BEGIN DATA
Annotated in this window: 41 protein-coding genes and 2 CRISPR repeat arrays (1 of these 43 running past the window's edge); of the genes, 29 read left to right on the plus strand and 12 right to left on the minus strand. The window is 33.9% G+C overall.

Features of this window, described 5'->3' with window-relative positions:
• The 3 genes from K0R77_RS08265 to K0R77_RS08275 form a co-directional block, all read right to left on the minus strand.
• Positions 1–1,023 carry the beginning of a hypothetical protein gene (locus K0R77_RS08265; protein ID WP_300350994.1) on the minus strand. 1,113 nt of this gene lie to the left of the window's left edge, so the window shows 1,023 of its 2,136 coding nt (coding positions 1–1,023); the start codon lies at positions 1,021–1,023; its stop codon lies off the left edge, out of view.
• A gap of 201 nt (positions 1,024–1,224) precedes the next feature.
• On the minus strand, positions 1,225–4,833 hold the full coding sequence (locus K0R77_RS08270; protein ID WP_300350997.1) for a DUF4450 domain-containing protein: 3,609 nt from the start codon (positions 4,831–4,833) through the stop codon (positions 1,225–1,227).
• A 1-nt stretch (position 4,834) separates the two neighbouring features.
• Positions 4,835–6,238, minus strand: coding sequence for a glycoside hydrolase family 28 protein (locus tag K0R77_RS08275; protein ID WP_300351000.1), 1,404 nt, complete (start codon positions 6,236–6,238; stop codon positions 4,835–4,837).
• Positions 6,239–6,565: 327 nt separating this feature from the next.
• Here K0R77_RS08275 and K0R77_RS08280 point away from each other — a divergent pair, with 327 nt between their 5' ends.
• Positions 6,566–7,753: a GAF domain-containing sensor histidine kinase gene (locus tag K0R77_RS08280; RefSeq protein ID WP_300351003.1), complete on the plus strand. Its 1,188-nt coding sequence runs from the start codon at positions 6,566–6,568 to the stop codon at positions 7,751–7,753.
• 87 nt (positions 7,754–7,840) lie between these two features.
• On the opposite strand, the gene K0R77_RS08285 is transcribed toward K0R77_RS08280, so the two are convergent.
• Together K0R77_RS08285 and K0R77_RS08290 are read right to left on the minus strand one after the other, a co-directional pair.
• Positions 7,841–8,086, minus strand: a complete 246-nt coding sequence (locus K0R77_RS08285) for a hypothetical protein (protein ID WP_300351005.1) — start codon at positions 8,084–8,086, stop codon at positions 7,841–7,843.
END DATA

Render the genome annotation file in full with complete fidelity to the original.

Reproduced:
Annotated in this window: 41 protein-coding genes and 2 CRISPR repeat arrays (1 of these 43 running past the window's edge); of the genes, 29 read left to right on the plus strand and 12 right to left on the minus strand. The window is 33.9% G+C overall.

Features of this window, described 5'->3' with window-relative positions:
• The 3 genes from K0R77_RS08265 to K0R77_RS08275 form a co-directional block, all read right to left on the minus strand.
• Positions 1–1,023 carry the beginning of a hypothetical protein gene (locus K0R77_RS08265; protein ID WP_300350994.1) on the minus strand. 1,113 nt of this gene lie to the left of the window's left edge, so the window shows 1,023 of its 2,136 coding nt (coding positions 1–1,023); the start codon lies at positions 1,021–1,023; its stop codon lies off the left edge, out of view.
• A gap of 201 nt (positions 1,024–1,224) precedes the next feature.
• On the minus strand, positions 1,225–4,833 hold the full coding sequence (locus K0R77_RS08270; protein ID WP_300350997.1) for a DUF4450 domain-containing protein: 3,609 nt from the start codon (positions 4,831–4,833) through the stop codon (positions 1,225–1,227).
• A 1-nt stretch (position 4,834) separates the two neighbouring features.
• Positions 4,835–6,238, minus strand: coding sequence for a glycoside hydrolase family 28 protein (locus tag K0R77_RS08275; protein ID WP_300351000.1), 1,404 nt, complete (start codon positions 6,236–6,238; stop codon positions 4,835–4,837).
• Positions 6,239–6,565: 327 nt separating this feature from the next.
• Here K0R77_RS08275 and K0R77_RS08280 point away from each other — a divergent pair, with 327 nt between their 5' ends.
• Positions 6,566–7,753: a GAF domain-containing sensor histidine kinase gene (locus tag K0R77_RS08280; RefSeq protein ID WP_300351003.1), complete on the plus strand. Its 1,188-nt coding sequence runs from the start codon at positions 6,566–6,568 to the stop codon at positions 7,751–7,753.
• 87 nt (positions 7,754–7,840) lie between these two features.
• On the opposite strand, the gene K0R77_RS08285 is transcribed toward K0R77_RS08280, so the two are convergent.
• Together K0R77_RS08285 and K0R77_RS08290 are read right to left on the minus strand one after the other, a co-directional pair.
• Positions 7,841–8,086, minus strand: a complete 246-nt coding sequence (locus K0R77_RS08285) for a hypothetical protein (protein ID WP_300351005.1) — start codon at positions 8,084–8,086, stop codon at positions 7,841–7,843.